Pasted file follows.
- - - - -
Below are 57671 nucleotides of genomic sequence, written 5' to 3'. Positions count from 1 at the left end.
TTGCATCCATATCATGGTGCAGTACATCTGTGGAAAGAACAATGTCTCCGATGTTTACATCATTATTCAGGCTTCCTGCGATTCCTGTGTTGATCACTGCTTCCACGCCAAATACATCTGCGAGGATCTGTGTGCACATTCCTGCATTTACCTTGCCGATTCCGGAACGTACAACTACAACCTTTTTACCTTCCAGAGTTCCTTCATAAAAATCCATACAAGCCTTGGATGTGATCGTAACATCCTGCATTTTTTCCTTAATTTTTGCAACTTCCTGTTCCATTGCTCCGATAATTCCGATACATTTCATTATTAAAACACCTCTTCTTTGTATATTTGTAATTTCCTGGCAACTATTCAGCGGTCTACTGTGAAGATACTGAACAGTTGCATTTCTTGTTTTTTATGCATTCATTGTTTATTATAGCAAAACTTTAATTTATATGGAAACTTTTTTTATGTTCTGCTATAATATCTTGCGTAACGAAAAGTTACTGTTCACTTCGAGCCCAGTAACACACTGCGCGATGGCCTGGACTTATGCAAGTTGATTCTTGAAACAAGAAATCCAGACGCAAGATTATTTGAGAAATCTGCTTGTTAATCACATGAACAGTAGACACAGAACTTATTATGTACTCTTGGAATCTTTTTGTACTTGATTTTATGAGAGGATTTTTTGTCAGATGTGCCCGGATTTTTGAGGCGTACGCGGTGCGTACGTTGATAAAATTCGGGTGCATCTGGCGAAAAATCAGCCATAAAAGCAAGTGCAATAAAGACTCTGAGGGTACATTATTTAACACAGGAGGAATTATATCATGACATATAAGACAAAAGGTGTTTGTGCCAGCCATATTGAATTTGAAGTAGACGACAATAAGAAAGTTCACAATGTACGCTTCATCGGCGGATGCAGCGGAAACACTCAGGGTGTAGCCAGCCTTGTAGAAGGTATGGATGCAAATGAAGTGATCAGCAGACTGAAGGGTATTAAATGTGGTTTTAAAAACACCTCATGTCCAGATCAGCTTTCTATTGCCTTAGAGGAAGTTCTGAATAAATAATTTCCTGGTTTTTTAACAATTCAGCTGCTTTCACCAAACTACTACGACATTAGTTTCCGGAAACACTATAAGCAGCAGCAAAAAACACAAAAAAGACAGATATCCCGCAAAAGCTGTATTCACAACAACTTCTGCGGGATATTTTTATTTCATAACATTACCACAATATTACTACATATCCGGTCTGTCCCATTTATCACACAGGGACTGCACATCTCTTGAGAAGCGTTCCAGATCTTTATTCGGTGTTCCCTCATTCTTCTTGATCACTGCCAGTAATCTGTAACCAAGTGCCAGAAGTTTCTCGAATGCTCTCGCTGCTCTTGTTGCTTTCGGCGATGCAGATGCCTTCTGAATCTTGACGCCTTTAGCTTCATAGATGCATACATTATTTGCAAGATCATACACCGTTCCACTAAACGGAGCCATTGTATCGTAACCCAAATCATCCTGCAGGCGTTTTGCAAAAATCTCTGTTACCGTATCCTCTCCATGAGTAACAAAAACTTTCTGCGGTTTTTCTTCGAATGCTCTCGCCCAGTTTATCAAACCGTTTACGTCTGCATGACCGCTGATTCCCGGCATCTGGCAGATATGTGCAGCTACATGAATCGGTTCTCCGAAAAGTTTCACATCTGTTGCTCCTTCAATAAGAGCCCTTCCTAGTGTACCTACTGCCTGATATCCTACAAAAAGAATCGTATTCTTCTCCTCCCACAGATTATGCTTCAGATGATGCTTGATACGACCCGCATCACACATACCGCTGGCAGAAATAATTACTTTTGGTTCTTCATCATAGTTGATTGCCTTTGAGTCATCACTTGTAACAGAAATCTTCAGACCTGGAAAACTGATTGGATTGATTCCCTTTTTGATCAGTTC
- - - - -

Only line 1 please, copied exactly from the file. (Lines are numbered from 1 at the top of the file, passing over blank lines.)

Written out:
Below are 57671 nucleotides of genomic sequence, written 5' to 3'. Positions count from 1 at the left end.